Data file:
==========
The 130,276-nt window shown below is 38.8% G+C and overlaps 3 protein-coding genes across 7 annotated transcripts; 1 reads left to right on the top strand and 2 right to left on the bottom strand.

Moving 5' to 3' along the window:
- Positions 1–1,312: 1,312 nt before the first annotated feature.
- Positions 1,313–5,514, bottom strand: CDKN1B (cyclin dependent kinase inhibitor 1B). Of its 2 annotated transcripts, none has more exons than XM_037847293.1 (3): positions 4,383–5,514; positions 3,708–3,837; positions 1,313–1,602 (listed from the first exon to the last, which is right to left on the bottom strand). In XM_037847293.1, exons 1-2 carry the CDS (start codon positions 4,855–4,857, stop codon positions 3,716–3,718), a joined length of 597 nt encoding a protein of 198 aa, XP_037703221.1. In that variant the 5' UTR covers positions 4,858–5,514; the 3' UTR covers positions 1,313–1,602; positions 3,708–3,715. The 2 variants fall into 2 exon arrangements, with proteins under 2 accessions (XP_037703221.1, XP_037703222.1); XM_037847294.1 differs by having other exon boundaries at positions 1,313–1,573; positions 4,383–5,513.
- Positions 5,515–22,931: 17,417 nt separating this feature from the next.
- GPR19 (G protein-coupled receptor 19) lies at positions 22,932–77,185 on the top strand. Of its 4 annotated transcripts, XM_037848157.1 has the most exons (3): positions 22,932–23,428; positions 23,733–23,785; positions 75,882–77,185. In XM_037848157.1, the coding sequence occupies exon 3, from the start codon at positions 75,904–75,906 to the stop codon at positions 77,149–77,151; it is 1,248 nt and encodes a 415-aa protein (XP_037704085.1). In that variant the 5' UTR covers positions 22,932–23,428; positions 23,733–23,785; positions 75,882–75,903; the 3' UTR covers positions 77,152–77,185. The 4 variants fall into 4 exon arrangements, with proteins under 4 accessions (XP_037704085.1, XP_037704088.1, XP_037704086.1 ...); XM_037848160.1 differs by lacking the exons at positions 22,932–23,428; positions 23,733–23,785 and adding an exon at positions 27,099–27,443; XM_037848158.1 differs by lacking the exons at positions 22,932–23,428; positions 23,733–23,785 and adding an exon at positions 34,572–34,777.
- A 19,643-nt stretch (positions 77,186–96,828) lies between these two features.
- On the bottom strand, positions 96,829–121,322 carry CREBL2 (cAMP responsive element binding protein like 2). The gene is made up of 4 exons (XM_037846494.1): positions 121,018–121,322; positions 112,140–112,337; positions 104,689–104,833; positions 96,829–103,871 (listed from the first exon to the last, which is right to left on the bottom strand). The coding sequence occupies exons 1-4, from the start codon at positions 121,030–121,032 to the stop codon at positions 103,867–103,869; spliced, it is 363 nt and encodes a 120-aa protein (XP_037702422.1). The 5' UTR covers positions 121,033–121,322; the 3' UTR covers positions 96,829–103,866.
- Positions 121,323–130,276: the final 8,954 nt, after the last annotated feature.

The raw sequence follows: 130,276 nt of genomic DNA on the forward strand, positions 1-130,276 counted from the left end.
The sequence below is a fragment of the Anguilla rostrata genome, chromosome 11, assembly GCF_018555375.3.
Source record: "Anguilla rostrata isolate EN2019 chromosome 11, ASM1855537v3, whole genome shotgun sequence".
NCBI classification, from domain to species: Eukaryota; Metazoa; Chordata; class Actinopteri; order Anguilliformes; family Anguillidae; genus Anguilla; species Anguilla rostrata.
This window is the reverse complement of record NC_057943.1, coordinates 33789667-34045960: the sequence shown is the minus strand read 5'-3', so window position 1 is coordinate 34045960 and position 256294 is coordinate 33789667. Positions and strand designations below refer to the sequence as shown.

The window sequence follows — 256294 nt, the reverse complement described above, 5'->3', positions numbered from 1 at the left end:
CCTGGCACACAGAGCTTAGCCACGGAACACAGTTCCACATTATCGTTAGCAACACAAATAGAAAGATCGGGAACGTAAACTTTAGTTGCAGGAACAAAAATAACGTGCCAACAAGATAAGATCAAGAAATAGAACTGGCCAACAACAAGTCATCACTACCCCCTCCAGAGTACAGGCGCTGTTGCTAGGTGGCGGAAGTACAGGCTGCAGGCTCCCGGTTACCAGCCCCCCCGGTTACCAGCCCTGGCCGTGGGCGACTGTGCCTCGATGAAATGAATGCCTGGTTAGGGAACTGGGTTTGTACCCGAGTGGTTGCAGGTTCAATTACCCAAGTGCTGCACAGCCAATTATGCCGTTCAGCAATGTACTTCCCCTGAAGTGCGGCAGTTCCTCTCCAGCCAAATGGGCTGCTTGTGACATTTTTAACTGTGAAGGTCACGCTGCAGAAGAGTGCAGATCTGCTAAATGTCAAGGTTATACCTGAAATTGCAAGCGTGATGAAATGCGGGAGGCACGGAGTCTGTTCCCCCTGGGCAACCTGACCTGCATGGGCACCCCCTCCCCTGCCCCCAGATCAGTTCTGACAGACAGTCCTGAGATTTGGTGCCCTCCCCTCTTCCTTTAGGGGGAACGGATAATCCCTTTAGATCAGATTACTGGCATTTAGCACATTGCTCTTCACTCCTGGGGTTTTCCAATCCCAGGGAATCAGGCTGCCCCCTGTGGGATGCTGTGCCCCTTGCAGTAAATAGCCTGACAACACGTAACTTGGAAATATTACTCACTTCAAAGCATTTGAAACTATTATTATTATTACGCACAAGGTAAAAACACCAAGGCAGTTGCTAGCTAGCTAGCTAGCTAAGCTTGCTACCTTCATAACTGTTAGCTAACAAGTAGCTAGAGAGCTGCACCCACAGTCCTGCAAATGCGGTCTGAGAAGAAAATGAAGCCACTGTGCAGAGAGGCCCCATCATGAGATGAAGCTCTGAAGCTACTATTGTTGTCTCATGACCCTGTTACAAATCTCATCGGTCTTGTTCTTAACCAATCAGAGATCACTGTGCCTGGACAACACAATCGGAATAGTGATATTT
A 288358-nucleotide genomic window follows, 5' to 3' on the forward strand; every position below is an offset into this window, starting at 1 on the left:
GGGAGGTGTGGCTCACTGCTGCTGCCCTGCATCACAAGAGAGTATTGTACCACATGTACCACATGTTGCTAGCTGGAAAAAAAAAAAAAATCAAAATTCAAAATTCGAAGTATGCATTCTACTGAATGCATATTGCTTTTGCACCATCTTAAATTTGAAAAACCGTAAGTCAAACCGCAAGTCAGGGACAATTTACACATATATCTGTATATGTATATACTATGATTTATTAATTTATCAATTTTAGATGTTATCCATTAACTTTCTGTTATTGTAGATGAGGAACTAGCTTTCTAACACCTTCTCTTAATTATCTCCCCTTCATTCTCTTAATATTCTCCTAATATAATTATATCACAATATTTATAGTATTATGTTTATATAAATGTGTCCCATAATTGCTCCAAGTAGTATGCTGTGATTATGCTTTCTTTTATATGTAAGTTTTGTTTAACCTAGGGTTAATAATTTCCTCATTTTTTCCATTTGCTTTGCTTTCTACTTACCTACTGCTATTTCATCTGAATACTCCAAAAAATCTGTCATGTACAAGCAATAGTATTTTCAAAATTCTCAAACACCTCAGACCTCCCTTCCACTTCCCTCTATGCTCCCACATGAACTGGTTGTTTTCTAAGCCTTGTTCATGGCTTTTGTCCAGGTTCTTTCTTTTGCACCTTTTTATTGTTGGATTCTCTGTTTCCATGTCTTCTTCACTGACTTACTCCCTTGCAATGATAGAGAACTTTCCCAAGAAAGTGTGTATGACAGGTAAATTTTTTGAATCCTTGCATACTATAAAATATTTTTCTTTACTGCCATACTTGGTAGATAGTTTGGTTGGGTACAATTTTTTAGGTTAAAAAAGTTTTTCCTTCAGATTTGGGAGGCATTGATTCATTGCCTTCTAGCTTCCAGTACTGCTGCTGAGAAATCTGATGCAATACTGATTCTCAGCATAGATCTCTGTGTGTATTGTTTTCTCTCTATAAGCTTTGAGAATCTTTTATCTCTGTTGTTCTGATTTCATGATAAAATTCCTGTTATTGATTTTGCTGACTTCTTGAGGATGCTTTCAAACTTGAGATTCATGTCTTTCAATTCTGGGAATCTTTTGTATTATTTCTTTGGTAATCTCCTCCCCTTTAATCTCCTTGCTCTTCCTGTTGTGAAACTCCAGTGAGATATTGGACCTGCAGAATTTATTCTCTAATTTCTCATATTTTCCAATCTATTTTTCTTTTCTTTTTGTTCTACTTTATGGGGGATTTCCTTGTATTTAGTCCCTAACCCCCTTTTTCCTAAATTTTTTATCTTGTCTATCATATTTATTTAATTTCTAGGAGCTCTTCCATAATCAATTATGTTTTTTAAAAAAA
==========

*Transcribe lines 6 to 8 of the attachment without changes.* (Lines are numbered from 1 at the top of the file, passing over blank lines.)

- GPR19 (G protein-coupled receptor 19) lies at positions 22,932–77,185 on the top strand. Of its 4 annotated transcripts, XM_037848157.1 has the most exons (3): positions 22,932–23,428; positions 23,733–23,785; positions 75,882–77,185. In XM_037848157.1, the coding sequence occupies exon 3, from the start codon at positions 75,904–75,906 to the stop codon at positions 77,149–77,151; it is 1,248 nt and encodes a 415-aa protein (XP_037704085.1). In that variant the 5' UTR covers positions 22,932–23,428; positions 23,733–23,785; positions 75,882–75,903; the 3' UTR covers positions 77,152–77,185. The 4 variants fall into 4 exon arrangements, with proteins under 4 accessions (XP_037704085.1, XP_037704088.1, XP_037704086.1 ...); XM_037848160.1 differs by lacking the exons at positions 22,932–23,428; positions 23,733–23,785 and adding an exon at positions 27,099–27,443; XM_037848158.1 differs by lacking the exons at positions 22,932–23,428; positions 23,733–23,785 and adding an exon at positions 34,572–34,777.
- A 19,643-nt stretch (positions 77,186–96,828) lies between these two features.
- On the bottom strand, positions 96,829–121,322 carry CREBL2 (cAMP responsive element binding protein like 2). The gene is made up of 4 exons (XM_037846494.1): positions 121,018–121,322; positions 112,140–112,337; positions 104,689–104,833; positions 96,829–103,871 (listed from the first exon to the last, which is right to left on the bottom strand). The coding sequence occupies exons 1-4, from the start codon at positions 121,030–121,032 to the stop codon at positions 103,867–103,869; spliced, it is 363 nt and encodes a 120-aa protein (XP_037702422.1). The 5' UTR covers positions 121,033–121,322; the 3' UTR covers positions 96,829–103,866.